FRANK LAMB--Oral History Narrative




Frank is easy to locate. Since retiring in 2007, his tall ramrod slender frame and long-legged stride set him apart on Saugatuck-Douglas area streets or beach dune trails as he hikes jogs or bikes on his daily physical conditioning regime.  His love and knowledge of the local dune lands runs as deep as his need for physical activity and both stimulate his travel adventures to more remote places of natural beauty.  The thoughtfully designed  home that he shares with his wife Joan and four or five cats is filled with pictures of nature, maps and travel books.  While generally quiet and conservative in his demeanor, Frank’s passions run deep in the defense of friends, family, and the natural environment. 


In 1940 Frank was born in Community Hospital (now the Kirby House on Center Street) and remained the only child in his family.  His parents, Leonard and Emily (Urban) Lamb, settled in the area after marrying.  His father grew up and went to school in the Glen area, attended the University of Michigan and subsequently worked in real estate. Leonard passed at age 53 when Frank was 12.  As a hunter and avid outdoorsman, he left Frank with a love of nature.  His mother had previously created the Hollyhock Restaurant serving breakfast and lunch in a building that has since been incorporated into the south end of Marro’s Italian Restaurant on Water Street.  Emily, in addition to being a successful businesswoman, was also an artist known for her block prints.  The Restaurant building was also Frank’s home until he left for college and the Service.  He remembers Saugatuck winters when he and a few neighbors had the unlit downtown town to themselves.


Saugatuck Elementary and High School was the focal point for Frank’s intellectual foundation and social activity, spending 12-13 years with the same small group of students.  He’s able to identify the whereabouts of many of his classmates, especially those who remained in the area.  He recalls the Saugatuck Elementary School burning in 1950 when the surviving gym and local homes had to be used for temporary classrooms. Summers at Oval Beach with friends, and Saugatuck downtown hangouts are among his favorite memories.  Mostly, in an age without digital distractions, Frank played outdoors year-round.  Tobogganing and skiing on huge wooden skis that strapped to your regular shoes occurred near the second hole at West Shore Golf Course, much as it still does.  Art and Nancy Francis (owners of Francis Foods on Butler Street) and their three sons, Guy Rex and Mark, lived just north of the golf course and provided a respite from the slopes. When not playing in the dunes or basketball court, Frank could be found at the Soda Lounge.  He recalls how Mike and Vera Kenny and Ruth Wright created this store that served as an informal “youth center” on Butler just south of Kilwin’s ice cream parlor.  At Christmas time the owners would throw a party with free food and drinks for area young people.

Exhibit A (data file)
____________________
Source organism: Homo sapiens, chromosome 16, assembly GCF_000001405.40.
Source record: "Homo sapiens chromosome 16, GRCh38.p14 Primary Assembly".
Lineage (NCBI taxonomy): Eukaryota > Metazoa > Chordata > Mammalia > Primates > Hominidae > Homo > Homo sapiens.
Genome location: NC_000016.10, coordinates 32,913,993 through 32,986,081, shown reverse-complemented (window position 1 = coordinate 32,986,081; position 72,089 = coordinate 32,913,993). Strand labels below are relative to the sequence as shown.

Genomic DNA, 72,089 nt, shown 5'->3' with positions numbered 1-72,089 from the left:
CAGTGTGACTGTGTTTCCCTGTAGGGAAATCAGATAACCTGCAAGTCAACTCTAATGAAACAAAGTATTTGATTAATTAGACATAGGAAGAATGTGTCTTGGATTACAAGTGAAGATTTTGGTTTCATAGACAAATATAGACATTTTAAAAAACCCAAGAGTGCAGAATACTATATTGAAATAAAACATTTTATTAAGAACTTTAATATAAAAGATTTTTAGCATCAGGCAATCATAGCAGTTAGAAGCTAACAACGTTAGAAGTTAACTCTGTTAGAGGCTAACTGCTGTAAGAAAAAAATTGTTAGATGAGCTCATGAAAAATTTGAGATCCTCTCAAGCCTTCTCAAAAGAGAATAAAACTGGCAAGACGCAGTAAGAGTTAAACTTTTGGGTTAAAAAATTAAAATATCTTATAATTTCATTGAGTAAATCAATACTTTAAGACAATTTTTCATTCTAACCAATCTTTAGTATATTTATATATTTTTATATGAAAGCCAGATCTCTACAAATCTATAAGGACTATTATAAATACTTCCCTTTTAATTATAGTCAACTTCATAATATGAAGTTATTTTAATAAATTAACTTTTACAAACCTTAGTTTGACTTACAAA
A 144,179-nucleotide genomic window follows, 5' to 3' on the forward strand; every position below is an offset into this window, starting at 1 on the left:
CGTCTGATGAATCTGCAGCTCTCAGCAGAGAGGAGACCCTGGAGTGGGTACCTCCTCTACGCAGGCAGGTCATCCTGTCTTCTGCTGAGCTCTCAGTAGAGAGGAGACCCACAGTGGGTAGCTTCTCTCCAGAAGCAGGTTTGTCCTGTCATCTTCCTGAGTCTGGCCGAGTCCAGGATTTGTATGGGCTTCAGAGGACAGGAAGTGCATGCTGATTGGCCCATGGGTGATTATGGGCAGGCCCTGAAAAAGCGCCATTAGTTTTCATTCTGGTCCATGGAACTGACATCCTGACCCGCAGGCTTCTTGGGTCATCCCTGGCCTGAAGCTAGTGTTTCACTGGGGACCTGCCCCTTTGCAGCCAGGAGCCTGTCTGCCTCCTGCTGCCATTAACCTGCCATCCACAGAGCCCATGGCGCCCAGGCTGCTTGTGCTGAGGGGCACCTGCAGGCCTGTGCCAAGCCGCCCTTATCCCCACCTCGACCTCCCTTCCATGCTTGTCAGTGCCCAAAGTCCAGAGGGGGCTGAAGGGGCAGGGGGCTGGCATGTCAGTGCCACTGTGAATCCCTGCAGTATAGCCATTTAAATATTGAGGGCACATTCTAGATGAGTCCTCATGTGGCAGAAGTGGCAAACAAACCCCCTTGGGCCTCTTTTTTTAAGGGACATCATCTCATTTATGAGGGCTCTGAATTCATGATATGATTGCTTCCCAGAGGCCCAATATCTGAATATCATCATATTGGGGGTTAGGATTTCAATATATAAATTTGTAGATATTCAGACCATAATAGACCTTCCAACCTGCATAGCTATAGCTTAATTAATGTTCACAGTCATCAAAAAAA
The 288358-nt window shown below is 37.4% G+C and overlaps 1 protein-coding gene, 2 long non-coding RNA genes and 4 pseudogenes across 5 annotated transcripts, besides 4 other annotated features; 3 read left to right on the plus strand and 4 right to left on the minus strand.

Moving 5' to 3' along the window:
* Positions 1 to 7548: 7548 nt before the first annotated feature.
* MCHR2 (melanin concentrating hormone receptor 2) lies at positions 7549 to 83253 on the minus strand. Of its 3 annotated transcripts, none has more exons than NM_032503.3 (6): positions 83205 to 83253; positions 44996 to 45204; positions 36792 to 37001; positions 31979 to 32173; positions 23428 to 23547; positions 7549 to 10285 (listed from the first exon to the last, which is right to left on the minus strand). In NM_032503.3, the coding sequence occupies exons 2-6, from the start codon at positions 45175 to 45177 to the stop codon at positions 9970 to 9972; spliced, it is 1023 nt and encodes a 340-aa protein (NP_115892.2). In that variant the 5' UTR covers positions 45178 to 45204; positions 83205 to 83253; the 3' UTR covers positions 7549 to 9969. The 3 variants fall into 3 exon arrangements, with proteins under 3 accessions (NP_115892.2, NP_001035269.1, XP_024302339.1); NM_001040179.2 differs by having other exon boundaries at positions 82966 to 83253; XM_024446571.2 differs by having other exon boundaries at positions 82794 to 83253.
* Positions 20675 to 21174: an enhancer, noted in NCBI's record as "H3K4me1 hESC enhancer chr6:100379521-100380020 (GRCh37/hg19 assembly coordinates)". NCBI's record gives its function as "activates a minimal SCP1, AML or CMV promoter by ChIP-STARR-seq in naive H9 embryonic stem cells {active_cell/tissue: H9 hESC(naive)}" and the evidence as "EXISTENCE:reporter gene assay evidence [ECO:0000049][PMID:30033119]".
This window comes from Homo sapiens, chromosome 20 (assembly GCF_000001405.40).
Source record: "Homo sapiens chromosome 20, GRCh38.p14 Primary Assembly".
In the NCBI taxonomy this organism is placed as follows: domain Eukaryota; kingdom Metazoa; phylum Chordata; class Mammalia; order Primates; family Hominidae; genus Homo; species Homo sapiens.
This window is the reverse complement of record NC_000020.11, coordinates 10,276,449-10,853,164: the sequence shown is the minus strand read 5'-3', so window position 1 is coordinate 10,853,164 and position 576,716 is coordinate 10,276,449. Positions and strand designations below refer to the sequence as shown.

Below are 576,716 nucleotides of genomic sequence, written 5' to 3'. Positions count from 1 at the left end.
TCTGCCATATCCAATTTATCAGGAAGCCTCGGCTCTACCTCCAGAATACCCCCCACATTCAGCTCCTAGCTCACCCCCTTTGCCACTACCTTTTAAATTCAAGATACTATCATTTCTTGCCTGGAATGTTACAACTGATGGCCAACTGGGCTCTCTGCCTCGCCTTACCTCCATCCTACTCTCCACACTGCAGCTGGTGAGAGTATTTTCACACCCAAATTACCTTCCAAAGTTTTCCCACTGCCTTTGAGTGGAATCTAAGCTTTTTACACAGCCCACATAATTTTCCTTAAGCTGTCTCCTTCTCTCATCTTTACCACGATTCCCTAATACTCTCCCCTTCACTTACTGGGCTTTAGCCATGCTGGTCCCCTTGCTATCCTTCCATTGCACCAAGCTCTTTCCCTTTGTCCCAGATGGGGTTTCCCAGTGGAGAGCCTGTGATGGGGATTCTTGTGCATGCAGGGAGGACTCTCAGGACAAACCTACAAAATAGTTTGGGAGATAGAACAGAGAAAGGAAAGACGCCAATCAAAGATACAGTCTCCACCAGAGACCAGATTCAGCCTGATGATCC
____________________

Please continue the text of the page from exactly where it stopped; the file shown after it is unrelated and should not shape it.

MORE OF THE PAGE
Frank’s favorite teachers during his elementary school years were Mrs. Knox, Mrs. Martin, Mrs. Waugh and Mrs. Loretta Biller.  He recalled how Mrs. Biller would bring cultural artifacts from Grand Rapids museums to her geography classes, and how she would manage misbehavior with firm grip on the offender’s scruff of the neck.  Being tall and disciplined, Frank played three years of varsity high school basketball during several successful team seasons.  He was also a member of the Student Council. 


In his late teens, Frank spent a summer rowing the ferry that replaced the actual chain ferry from 1950-67, sharing the job with John Sanford who was then a summer visitor.  He also worked as a night clerk at Coral Gables. In 1958 Frank began classes at Michigan State University.  Not having a clear direction his majors went from education to landscape architecture to hotel administration before he dropped out for a breather.  With the Viet Nam war period draft, Frank entered the Army and did his basic training at Fort Knox and was subsequently sent to Bangkok, Thailand to serve for 14 months as an intelligence specialist.  This total of a three years respite and broader life experience helped him recognize his innate skills which he then put to use to complete his degree in General Accounting at MSU. 


While finishing up at college Frank began a part-time job with Lloyd J. Harriss Inc., the frozen pie manufacturer in Saugatuck, a very short distance from his home.  When he graduated from MSU in 1967 he stayed on at Harriss full-time until 1983, remaining through the years the company changed hands rising through the ranks to become a Senior Vice President.  He tells how Mr. Harriss, who began the business as a small enterprise with his wife, refused to visit the factory again after the teamster union was voted in by his employees, whose needs he felt he had been sensitively meeting. 


Frank finished up his career at J.B. Laboratories, Inc. in Holland where he served as the President until 2007 when he fully retired.  J.B Laboratories is a contract pharmaceuticals manufacturer founded in 1978.  Since retirement Frank devotes his time to remaining physically active with running, hiking, biking and skiing.  Traveling to places of natural beauty in the US and abroad and serving as a volunteer reading mentor for local primary grade children also fills his time.


There are numerous Lamb relatives living in the area including the children of Frank’s uncle L. W. Lamb who built the current Saugatuck-Douglas Bridge in 1936.  Frank has two daughters, Laura and Paige, who graduated with both athletic and student leadership accomplishments from Saugatuck High School.  He has six young grandchildren.